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Morning Headlines: Second Ohio State Fair Accident Victim Dies; Chippewa Lake Toxic Algae Advisory

photo of Ohio State Fair

Here are your morning headlines for Monday, September 10:

  • Second victim dies following 2017  Ohio State Fair ride accident;
  • Chippewa Lake under algae bloom advisory;
  • Heavy rainfall causes closures, cancellations;
  • Officials continue to investigate Cincinnati shooter's motive;
  • State medical marijuana program officially misses Sept. 8 deadline;
  • Ohio Statehouse to hold annual ghostly celebration;

Second victim dies following 2017  Ohio State Fair ride accident

A 19-year-old woman who was injured when a ride broke apart at the Ohio State Fair last year has died. Jennifer Lambert suffered a traumatic brain injury when one of the gondola’s on the Fire Ball ride broke loose, killing 18-year-oldTyler Jarrelland injuring seven others, including Lambert. She had been in a long-term care facility since the accident. She died of liver failure over the weekend.

Chippewa Lake under algae bloom advisory

Advisories have been posted at Chippewa Lake in Medina County because of a toxic algae bloom. The advisory said people and pets should avoid all contact with the water, and boating is limited to an idle-speed, no-wake basis. The warnings remain in effect until two consecutive tests at least one week apart show toxin levels below the thresholds.

Heavy rainfall causes closures, cancellations

Northeast Ohio has been spared severe flooding, but the ongoing rain over the weekend caused some problems. The Wayne County fair had to evacuate animals Saturday because of flooding concerns. They were returned on Sunday, but some events were cancelled. Several events were affected in Summit County, including the Auto Show at Stan Hywet, which has been rescheduled for this Sunday. And Cedar Point closed early Sunday, citing unpresented rainfall. The remnants of Tropical Storm Gordon didn't reach as far north as originally forecasted.

Officials continue to investigate Cincinnati shooter's motive

Investigators will continue this week trying to learn why a 29-year-old man opened fire in a downtown Cincinnati high-rise.

Four people, including the gunman, were killed last Thursday. Two gunshot victims were listed Sunday in fair condition. One had been initially admitted in critical condition. Omar Enrique Santa Perez began shooting inside the Fifth Third Bank headquarters building. Police say he had some 250 rounds of ammunition for his legally purchased 9 mm handgun. Police said he never worked there and an apartment search hasn't explained his attack. Meanwhile, a local T-shirt company has produced a "Cincy Strong" shirt to benefit victims and first responders.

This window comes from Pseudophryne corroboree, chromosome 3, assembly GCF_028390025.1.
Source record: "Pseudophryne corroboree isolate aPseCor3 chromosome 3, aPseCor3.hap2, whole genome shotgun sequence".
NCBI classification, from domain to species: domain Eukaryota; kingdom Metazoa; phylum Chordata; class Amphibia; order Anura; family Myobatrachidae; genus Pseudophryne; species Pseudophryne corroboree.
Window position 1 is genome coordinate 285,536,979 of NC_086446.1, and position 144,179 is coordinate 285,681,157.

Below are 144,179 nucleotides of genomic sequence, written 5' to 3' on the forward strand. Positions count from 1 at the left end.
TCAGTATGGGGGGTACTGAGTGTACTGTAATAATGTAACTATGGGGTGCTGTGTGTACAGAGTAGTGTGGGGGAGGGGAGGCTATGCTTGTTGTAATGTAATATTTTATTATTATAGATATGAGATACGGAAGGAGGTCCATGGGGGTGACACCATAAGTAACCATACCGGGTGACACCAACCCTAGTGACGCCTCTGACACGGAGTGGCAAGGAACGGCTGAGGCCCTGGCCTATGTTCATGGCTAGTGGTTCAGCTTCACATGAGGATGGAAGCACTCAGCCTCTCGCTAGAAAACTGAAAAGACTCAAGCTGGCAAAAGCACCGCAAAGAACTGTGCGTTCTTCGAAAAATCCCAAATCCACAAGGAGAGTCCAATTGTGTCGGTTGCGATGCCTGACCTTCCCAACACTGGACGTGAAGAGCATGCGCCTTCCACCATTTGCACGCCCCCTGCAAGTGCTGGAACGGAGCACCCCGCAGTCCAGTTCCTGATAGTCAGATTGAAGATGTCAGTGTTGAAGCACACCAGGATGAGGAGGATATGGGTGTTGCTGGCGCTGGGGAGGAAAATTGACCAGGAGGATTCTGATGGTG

Cincy Shirts co-owner Josh Sneed tells The Cincinnati Enquirer that the company expects to raise more than $10,000.

State medical marijuana program officially misses Sept. 8 deadline

While Ohio blew past the deadline Saturday for rolling out its medical marijuana program, the pot industry is confident greener days are coming soon. Tom Rosenberger, executive director of theNational Cannabis Industry Association of Ohiosays it's not uncommon for states' marijuana programs to be delayed, sometimes for years, by legal, regulatory or logistical snags. The three offices that share responsibility for Ohio's Medical Marijuana Control Program — the Commerce Department and the state medical and pharmacy boards — say Ohio's two-year implementation schedule was aggressive. They emphasized the progress that's been made, including certifying about 250 doctors and provisionally licensing 26 large and small growers, four testing labs, 40 processors, and 56 dispensaries.

Ohio Statehouse to hold annual ghostly celebration

The Ohio Statehouse is preparing for its annual ghostly celebration of state history and legend. Ticket sales are underway for the Haunted Statehouse tours, featuring staff members and costumed volunteers leading visitors on a family-friendly excursion through the state capital's dimly lit limestone corridors. This year's event includes an updated tour route, new stories and what the Capitol Square Review and Advisory Board calls "recently found evidence of paranormal activity" in the building. Tours take place on Fridays and Saturdays during the last two weekends of October. They depart every half hour between 7 p.m. and 9 p.m.

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